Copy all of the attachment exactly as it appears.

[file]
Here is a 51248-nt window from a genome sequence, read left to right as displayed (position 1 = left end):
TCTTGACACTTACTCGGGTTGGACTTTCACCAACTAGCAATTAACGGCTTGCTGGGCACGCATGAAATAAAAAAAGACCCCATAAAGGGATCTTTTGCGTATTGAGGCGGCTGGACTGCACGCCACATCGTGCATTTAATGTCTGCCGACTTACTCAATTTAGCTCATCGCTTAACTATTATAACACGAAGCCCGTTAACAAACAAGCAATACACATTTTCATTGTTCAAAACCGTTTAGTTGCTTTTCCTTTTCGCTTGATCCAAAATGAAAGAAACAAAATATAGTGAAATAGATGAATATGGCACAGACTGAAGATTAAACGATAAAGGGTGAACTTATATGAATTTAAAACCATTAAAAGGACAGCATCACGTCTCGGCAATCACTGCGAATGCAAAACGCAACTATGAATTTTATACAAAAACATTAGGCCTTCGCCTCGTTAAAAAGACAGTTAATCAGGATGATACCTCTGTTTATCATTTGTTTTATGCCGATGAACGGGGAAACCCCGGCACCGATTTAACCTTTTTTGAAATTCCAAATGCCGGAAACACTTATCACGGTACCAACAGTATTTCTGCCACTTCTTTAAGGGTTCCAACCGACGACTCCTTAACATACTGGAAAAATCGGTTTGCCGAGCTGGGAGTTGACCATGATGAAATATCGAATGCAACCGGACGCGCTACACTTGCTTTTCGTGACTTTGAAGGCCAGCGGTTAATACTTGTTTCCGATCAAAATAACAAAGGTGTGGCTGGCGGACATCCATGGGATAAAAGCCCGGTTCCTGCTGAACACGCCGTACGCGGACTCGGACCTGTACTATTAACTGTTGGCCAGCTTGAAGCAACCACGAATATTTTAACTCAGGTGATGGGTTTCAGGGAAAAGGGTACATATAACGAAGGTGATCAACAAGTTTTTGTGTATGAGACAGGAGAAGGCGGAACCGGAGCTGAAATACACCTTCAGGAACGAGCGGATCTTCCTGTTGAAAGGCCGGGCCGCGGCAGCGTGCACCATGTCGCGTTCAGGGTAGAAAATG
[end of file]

Here is a 51248-nt window from a genome sequence, read left to right as displayed (position 1 = left end):
TCTTGACACTTACTCGGGTTGGACTTTCACCAACTAGCAATTAACGGCTTGCTGGGCACGCATGAAATAAAAAAAGACCCCATAAAGGGATCTTTTGCGTATTGAGGCGGCTGGACTGCACGCCACATCGTGCATTTAATGTCTGCCGACTTACTCAATTTAGCTCATCGCTTAACTATTATAACACGAAGCCCGTTAACAAACAAGCAATACACATTTTCATTGTTCAAAACCGTTTAGTTGCTTTTCCTTTTCGCTTGATCCAAAATGAAAGAAACAAAATATAGTGAAATAGATGAATATGGCACAGACTGAAGATTAAACGATAAAGGGTGAACTTATATGAATTTAAAACCATTAAAAGGACAGCATCACGTCTCGGCAATCACTGCGAATGCAAAACGCAACTATGAATTTTATACAAAAACATTAGGCCTTCGCCTCGTTAAAAAGACAGTTAATCAGGATGATACCTCTGTTTATCATTTGTTTTATGCCGATGAACGGGGAAACCCCGGCACCGATTTAACCTTTTTTGAAATTCCAAATGCCGGAAACACTTATCACGGTACCAACAGTATTTCTGCCACTTCTTTAAGGGTTCCAACCGACGACTCCTTAACATACTGGAAAAATCGGTTTGCCGAGCTGGGAGTTGACCATGATGAAATATCGAATGCAACCGGACGCGCTACACTTGCTTTTCGTGACTTTGAAGGCCAGCGGTTAATACTTGTTTCCGATCAAAATAACAAAGGTGTGGCTGGCGGACATCCATGGGATAAAAGCCCGGTTCCTGCTGAACACGCCGTACGCGGACTCGGACCTGTACTATTAACTGTTGGCCAGCTTGAAGCAACCACGAATATTTTAACTCAGGTGATGGGTTTCAGGGAAAAGGGTACATATAACGAAGGTGATCAACAAGTTTTTGTGTATGAGACAGGAGAAGGCGGAACCGGAGCTGAAATACACCTTCAGGAACGAGCGGATCTTCCTGTTGAAAGGCCGGGCCGCGGCAGCGTGCACCATGTCGCGTTCAGGGTAGAAAATG